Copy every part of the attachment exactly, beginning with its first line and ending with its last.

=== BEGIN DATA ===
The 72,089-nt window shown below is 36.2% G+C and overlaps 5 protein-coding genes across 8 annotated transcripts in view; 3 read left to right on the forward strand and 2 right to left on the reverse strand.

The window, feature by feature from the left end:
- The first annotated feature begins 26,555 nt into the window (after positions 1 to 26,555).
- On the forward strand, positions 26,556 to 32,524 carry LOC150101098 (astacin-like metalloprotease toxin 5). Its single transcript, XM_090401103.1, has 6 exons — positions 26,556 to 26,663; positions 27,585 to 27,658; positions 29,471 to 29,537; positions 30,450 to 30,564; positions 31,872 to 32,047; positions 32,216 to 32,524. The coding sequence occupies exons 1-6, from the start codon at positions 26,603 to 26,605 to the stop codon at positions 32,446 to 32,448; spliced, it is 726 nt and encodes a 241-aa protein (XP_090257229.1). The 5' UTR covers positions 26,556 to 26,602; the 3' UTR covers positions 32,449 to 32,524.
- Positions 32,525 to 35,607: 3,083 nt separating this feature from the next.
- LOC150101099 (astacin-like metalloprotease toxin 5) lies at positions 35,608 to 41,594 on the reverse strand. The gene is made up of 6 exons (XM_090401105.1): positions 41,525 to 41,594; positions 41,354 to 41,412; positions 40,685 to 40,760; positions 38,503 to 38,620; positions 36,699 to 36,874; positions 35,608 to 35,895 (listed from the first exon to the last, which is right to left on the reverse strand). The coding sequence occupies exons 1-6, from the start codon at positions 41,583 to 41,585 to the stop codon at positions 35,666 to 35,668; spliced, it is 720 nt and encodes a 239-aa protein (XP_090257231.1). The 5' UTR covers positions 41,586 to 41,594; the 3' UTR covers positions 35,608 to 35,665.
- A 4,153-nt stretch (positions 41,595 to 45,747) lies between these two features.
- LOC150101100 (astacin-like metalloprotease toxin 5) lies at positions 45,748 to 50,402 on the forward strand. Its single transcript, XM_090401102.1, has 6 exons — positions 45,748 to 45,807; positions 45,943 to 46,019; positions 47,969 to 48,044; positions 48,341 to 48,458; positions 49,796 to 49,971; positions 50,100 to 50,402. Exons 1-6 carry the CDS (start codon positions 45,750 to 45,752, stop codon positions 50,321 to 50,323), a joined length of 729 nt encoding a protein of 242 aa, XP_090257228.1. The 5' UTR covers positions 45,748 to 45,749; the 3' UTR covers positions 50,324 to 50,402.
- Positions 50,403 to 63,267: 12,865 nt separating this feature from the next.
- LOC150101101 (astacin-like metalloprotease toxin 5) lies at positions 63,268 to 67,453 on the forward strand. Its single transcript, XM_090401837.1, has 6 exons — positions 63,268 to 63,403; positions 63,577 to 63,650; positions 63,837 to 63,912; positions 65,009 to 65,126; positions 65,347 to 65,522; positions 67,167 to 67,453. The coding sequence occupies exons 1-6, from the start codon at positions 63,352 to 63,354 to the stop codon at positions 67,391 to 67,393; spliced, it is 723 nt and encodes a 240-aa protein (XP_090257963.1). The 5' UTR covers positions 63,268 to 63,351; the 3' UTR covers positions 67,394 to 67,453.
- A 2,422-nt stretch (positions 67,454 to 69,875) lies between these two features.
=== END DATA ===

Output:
The 72,089-nt window shown below is 36.2% G+C and overlaps 5 protein-coding genes across 8 annotated transcripts in view; 3 read left to right on the forward strand and 2 right to left on the reverse strand.

The window, feature by feature from the left end:
- The first annotated feature begins 26,555 nt into the window (after positions 1 to 26,555).
- On the forward strand, positions 26,556 to 32,524 carry LOC150101098 (astacin-like metalloprotease toxin 5). Its single transcript, XM_090401103.1, has 6 exons — positions 26,556 to 26,663; positions 27,585 to 27,658; positions 29,471 to 29,537; positions 30,450 to 30,564; positions 31,872 to 32,047; positions 32,216 to 32,524. The coding sequence occupies exons 1-6, from the start codon at positions 26,603 to 26,605 to the stop codon at positions 32,446 to 32,448; spliced, it is 726 nt and encodes a 241-aa protein (XP_090257229.1). The 5' UTR covers positions 26,556 to 26,602; the 3' UTR covers positions 32,449 to 32,524.
- Positions 32,525 to 35,607: 3,083 nt separating this feature from the next.
- LOC150101099 (astacin-like metalloprotease toxin 5) lies at positions 35,608 to 41,594 on the reverse strand. The gene is made up of 6 exons (XM_090401105.1): positions 41,525 to 41,594; positions 41,354 to 41,412; positions 40,685 to 40,760; positions 38,503 to 38,620; positions 36,699 to 36,874; positions 35,608 to 35,895 (listed from the first exon to the last, which is right to left on the reverse strand). The coding sequence occupies exons 1-6, from the start codon at positions 41,583 to 41,585 to the stop codon at positions 35,666 to 35,668; spliced, it is 720 nt and encodes a 239-aa protein (XP_090257231.1). The 5' UTR covers positions 41,586 to 41,594; the 3' UTR covers positions 35,608 to 35,665.
- A 4,153-nt stretch (positions 41,595 to 45,747) lies between these two features.
- LOC150101100 (astacin-like metalloprotease toxin 5) lies at positions 45,748 to 50,402 on the forward strand. Its single transcript, XM_090401102.1, has 6 exons — positions 45,748 to 45,807; positions 45,943 to 46,019; positions 47,969 to 48,044; positions 48,341 to 48,458; positions 49,796 to 49,971; positions 50,100 to 50,402. Exons 1-6 carry the CDS (start codon positions 45,750 to 45,752, stop codon positions 50,321 to 50,323), a joined length of 729 nt encoding a protein of 242 aa, XP_090257228.1. The 5' UTR covers positions 45,748 to 45,749; the 3' UTR covers positions 50,324 to 50,402.
- Positions 50,403 to 63,267: 12,865 nt separating this feature from the next.
- LOC150101101 (astacin-like metalloprotease toxin 5) lies at positions 63,268 to 67,453 on the forward strand. Its single transcript, XM_090401837.1, has 6 exons — positions 63,268 to 63,403; positions 63,577 to 63,650; positions 63,837 to 63,912; positions 65,009 to 65,126; positions 65,347 to 65,522; positions 67,167 to 67,453. The coding sequence occupies exons 1-6, from the start codon at positions 63,352 to 63,354 to the stop codon at positions 67,391 to 67,393; spliced, it is 723 nt and encodes a 240-aa protein (XP_090257963.1). The 5' UTR covers positions 63,268 to 63,351; the 3' UTR covers positions 67,394 to 67,453.
- A 2,422-nt stretch (positions 67,454 to 69,875) lies between these two features.